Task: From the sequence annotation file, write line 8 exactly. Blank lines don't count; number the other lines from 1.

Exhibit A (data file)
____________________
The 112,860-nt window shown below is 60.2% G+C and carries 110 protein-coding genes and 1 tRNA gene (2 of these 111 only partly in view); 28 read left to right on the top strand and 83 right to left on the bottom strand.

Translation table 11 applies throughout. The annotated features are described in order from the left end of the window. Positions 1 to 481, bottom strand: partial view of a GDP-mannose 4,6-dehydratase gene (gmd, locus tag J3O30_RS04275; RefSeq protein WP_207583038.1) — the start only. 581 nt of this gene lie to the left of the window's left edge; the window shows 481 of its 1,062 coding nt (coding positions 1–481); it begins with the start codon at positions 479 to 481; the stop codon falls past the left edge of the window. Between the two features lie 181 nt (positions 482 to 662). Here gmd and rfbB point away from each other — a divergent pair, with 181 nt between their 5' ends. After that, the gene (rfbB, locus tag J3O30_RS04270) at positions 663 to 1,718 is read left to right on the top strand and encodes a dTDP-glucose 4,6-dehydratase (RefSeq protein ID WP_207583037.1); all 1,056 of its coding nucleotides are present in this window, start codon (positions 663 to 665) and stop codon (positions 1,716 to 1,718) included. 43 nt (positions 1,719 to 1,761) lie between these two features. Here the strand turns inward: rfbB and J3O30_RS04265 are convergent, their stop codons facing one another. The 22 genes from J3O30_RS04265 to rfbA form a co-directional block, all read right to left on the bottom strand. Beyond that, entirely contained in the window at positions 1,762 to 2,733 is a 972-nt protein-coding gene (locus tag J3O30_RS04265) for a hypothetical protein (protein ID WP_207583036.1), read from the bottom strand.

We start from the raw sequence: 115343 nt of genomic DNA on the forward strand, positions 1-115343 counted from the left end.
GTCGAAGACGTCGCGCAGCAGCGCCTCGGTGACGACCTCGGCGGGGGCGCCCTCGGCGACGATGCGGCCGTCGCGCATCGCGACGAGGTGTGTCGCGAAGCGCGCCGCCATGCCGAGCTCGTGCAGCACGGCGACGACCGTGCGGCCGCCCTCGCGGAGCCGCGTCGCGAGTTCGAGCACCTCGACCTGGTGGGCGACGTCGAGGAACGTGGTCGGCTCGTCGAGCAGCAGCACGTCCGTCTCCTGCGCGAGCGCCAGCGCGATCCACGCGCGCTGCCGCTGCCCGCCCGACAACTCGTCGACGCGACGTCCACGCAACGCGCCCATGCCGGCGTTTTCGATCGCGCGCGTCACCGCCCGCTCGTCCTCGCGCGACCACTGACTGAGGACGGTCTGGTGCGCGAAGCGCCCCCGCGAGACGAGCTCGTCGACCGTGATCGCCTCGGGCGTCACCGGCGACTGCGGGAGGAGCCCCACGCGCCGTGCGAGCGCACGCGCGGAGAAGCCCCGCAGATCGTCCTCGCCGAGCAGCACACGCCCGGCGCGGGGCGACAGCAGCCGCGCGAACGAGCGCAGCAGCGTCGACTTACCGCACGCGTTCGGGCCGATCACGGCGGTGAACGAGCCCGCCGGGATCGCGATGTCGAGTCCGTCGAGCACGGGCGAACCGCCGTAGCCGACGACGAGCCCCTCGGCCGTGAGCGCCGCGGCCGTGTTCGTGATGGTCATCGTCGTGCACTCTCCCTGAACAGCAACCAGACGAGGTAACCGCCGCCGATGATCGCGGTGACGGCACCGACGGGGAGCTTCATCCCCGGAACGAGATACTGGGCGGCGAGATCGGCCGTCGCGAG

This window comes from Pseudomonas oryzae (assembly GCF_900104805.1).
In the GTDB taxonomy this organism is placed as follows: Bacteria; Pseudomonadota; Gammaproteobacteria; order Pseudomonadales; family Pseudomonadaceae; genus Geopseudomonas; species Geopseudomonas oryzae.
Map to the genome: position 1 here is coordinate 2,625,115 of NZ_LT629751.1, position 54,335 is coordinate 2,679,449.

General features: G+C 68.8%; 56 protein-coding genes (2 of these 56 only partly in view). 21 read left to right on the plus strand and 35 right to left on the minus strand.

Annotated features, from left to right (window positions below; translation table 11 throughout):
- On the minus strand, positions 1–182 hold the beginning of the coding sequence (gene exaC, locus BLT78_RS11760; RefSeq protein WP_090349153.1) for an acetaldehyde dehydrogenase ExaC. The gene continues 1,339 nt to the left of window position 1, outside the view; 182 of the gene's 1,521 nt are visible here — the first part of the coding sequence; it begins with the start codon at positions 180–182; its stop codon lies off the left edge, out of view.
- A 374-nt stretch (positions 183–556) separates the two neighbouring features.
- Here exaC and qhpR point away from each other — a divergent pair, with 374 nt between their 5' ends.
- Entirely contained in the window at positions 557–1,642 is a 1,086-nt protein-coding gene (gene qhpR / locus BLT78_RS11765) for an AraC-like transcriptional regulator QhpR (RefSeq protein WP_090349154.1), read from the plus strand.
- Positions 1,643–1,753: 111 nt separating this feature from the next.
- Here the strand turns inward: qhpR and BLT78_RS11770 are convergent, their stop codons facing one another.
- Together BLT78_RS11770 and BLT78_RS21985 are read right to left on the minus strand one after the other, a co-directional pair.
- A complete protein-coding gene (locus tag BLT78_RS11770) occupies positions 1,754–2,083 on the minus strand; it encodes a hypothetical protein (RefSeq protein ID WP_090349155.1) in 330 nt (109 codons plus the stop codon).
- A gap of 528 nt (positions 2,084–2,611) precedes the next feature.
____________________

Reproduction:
General features: G+C 68.8%; 56 protein-coding genes (2 of these 56 only partly in view). 21 read left to right on the plus strand and 35 right to left on the minus strand.